Posttraumatic Stress Disorder (PTSD). Posttraumatic stress disorder can follow an exposure to a traumatic event such as a sexual or physical assault, witnessing a death, the unexpected death of a loved one, or natural disaster. Three main symptoms are associated with PTSD: "reliving" of the traumatic event through flashbacks or nightmares; avoidance behaviors (avoiding places related to the trauma) and emotional numbing (detachment from others); and physiological arousal such difficulty sleeping, irritability, or poor concentration. Social Anxiety Disorder (Social Phobia). Social anxiety disorder is also called social phobia. It is characterized by extreme anxiety about being judged by others or behaving in a way that might cause embarrassment or ridicule. This intense anxiety may lead to avoidance behavior. Physical symptoms associated with this disorder include heart palpitations, faintness, blushing, and profuse sweating. Specific Phobias. People with specific phobias suffer from an intense fear reaction to a specific object or situation (examples: spiders, dogs, heights). The level of fear is usually inappropriate to the situation and it is recognized by the sufferer as being irrational. This inordinate fear can lead to the avoidance of common, everyday situations. Agoraphobia - is an anxiety disorder, often precipitated by the fear of having a panic attack in a setting from which there is no easy means of escape. As a result, sufferers of agoraphobia may avoid public and/or unfamiliar places. In severe cases, the sufferer may become confined to his or her home, experiencing difficulty traveling from this "safe place." 2. Deliv er & Pr actice P hase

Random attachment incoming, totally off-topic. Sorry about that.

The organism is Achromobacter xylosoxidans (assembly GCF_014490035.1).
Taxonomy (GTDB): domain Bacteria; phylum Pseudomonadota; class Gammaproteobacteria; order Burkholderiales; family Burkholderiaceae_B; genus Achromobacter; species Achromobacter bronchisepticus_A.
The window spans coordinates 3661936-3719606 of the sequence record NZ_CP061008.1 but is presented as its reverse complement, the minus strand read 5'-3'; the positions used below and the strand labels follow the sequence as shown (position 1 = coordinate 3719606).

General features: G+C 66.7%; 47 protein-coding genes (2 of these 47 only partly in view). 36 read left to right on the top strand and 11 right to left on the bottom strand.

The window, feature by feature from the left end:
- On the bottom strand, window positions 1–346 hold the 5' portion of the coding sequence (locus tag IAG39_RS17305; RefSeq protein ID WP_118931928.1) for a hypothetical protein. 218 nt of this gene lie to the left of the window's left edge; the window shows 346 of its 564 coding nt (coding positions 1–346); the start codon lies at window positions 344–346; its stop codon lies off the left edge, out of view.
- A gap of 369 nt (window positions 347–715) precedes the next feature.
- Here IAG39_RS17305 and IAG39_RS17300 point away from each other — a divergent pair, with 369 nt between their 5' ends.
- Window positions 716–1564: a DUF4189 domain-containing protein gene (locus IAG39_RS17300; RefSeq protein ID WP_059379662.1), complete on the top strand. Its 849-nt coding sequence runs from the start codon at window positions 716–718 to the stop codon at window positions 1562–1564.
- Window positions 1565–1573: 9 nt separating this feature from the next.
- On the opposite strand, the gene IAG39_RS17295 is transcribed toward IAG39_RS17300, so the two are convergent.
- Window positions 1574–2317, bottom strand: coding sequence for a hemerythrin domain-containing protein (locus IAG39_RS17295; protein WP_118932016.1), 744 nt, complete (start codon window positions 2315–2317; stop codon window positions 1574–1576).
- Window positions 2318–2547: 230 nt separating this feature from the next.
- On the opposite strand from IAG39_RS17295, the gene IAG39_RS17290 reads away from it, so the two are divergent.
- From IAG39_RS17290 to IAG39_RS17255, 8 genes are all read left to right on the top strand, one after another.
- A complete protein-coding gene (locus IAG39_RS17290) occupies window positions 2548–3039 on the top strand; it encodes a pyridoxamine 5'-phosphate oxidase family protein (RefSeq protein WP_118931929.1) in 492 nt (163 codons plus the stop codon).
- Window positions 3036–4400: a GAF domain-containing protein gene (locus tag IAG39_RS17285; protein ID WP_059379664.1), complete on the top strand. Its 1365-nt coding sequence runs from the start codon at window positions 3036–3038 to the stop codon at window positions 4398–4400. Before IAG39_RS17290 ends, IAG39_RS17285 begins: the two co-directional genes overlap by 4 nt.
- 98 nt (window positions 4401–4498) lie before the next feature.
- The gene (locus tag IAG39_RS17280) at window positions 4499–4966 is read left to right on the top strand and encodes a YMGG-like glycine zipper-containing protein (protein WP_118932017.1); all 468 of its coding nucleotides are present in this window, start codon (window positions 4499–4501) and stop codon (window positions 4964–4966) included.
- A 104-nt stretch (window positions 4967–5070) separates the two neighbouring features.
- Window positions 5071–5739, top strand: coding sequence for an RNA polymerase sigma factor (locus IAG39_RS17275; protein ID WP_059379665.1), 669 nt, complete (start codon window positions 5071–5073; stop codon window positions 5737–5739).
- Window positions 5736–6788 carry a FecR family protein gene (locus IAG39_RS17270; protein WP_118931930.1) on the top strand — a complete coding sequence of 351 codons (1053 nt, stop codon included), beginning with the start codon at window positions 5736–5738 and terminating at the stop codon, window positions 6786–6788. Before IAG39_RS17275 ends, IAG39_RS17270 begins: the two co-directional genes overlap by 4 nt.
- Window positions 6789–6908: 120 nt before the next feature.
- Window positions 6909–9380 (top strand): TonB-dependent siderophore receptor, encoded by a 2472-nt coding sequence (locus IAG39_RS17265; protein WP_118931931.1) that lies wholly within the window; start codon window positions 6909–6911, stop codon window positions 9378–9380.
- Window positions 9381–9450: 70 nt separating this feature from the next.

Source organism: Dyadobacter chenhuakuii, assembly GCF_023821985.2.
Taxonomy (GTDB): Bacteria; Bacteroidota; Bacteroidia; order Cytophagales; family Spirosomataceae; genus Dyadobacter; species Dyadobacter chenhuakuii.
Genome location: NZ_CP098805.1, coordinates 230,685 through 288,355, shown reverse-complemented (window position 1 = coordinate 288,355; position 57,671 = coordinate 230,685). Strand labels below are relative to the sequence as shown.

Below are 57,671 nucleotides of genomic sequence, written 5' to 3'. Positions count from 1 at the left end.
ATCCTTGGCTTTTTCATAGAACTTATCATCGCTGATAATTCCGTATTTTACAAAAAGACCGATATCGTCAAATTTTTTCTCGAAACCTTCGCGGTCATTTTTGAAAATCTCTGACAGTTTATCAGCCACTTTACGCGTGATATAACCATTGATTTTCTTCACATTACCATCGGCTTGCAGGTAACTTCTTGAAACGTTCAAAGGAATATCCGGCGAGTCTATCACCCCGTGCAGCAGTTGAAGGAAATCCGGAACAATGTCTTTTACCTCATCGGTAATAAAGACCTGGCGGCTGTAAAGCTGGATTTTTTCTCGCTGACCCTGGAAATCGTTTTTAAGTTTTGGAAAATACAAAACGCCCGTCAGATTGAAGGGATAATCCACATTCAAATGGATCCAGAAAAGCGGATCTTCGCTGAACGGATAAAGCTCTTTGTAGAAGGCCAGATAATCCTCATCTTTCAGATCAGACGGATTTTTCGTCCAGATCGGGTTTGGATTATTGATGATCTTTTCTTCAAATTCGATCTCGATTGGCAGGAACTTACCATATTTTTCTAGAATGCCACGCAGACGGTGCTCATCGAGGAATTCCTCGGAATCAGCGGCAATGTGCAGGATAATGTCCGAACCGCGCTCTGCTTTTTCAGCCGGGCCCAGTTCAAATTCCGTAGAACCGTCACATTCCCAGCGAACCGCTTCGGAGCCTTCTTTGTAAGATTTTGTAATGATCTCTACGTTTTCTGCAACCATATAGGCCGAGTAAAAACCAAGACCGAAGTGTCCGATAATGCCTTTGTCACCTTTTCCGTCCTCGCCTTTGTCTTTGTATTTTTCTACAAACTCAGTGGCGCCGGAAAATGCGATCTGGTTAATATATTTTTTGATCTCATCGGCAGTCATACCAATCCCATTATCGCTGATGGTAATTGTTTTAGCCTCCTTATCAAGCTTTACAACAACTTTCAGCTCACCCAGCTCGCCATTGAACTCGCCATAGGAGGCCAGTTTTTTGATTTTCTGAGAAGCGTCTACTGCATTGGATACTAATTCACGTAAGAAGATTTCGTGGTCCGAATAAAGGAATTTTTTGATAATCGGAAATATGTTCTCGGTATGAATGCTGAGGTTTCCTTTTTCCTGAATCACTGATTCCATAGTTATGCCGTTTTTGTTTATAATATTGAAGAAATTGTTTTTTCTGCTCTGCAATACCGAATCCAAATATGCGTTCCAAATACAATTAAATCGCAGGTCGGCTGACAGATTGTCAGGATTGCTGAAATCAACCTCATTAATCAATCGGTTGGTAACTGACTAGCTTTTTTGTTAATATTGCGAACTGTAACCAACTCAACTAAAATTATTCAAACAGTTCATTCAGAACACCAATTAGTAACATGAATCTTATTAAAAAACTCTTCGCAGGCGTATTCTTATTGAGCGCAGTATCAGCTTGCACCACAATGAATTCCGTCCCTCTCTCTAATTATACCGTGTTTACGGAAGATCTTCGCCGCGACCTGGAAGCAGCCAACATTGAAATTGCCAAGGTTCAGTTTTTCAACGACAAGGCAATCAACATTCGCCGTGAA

Let’s work with three of the most common of anxiety disorders:
PANIC ATTACKS They’re real and they can debilitate peoples’ lives. What happened to Kerry that caused her to start having panic attacks? What wax the context in which her attacks existed? What did she experience as a result? What were her symptoms? What happened to Kerry’s life? What did Kerry do to start to recover? Watch: Panic Attacks http://gtm-media.discoveryeducation.com/videos/39988/chp943123_256k.asf